California Appellate Court Rules that Firm Size Alone Should Not Control Plaintiff’s Recovery of Attorneys’ Fees

Posted on October 8th, 2014 by Legal Fee Advisors

In a September 2014 decision, Save Our Neighborhood Group v. City of Lancaster (AV California, LLC), a California appellate court declared that the trial court abused its discretion in relying solely on law firm size to calculate the plaintiff’s award of attorneys’ fees.

In this case, the plaintiff Save Our Neighborhood Group (SONG), a non-profit organization, had challenged the City of Lancaster’s plan to change the zoning designation so that another corporation, AV California LLC, could build a shopping center on a vacant lot in a city area that was zoned for residential use only.  After SONG prevailed on this matter at the trial court level, the plaintiff moved to collect attorneys’ fees as a private attorney general pursuant to Code Civ. Proc., Section 1021.5.  The City of Lancaster then entered into a separate settlement agreement with SONG, which the trial court was aware of when it ruled that SONG would receive attorneys’ fees from AV California as well.  The court used a “lodestar amount” to determine the amount of attorneys’ fees SONG was to receive.  This amount is “the number of hours reasonably expended multiplied by the reasonable hourly rate.”[1]  In calculating the reasonable hourly rate, the trial court focused solely on the fact that the firm SONG used was a small one, without considering that attorneys with comparable experience in land use and environmental law typically charge a higher hourly rate than the a typical small firm attorney.  The appellate court stated that this was an abuse of discretion on the part of the trial court, holding that “firm size is not properly the sole basis for fixing the rate.”[2] The appellate court then reversed the trial court’s order fixing the amount of attorneys’ fees.[3]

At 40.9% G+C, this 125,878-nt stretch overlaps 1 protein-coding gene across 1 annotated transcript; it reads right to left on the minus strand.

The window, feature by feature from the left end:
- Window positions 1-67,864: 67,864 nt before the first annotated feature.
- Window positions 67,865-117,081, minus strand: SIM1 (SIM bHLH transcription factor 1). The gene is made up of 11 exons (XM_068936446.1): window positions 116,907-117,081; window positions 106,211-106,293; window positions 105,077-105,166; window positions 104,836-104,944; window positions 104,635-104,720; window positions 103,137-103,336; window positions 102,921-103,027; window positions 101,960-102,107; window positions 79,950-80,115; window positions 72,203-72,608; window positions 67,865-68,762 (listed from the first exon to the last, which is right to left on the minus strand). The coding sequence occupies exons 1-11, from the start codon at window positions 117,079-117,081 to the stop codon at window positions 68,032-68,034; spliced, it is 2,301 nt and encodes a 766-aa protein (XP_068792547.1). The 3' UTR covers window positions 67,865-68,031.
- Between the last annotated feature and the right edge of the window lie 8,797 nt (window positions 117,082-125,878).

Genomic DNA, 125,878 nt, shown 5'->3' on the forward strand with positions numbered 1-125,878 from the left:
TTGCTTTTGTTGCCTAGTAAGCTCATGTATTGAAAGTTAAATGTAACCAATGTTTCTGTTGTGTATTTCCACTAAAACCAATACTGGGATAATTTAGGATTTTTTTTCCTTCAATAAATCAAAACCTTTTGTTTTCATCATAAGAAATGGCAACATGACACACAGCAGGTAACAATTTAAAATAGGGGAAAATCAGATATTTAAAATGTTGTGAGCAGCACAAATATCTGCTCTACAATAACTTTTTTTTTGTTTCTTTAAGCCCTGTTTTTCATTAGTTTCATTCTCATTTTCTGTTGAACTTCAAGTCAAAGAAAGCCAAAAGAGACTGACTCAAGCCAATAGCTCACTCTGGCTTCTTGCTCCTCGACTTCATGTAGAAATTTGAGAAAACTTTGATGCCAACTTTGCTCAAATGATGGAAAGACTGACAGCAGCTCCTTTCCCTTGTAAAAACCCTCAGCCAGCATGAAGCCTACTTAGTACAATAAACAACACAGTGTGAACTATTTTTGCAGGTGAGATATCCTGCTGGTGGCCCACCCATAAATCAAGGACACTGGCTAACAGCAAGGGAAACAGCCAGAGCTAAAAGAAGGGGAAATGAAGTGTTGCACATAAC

This case shows how important it is for trial courts to consider all the relevant factors in each case when calculating an award of attorneys’ fees.  The standard for calculating the reasonable hourly rate for the lodestar calculation  is the “hourly rate prevailing in the community for similar work,” yet here the trial court chose to ignore the type of law involved in this case, and simply focused on the size of the firm that the plaintiff retained.[4]  While the size of the firm might be relevant in terms of ability to efficiently staff cases with the right number of partners, associates, paralegals, etc…, this case demonstrates that, even though the appellate court must be highly deferential to the trial court regarding the amount of attorneys’ fees awarded, if trial courts take such a one-sided view with respect to the lodestar calculation, they will be overturned.

M. Connelly
Legal Fee Advisors © 2014

[1] Save Our Neighborhood Grp. v. City of Lancaster, No. B242866, 2014 WL 4370857 (Cal. Ct. App. Sept. 4, 2014) (unpublished).

[2] Id. at 18.

[3] Id.

[4] Id. at 15.

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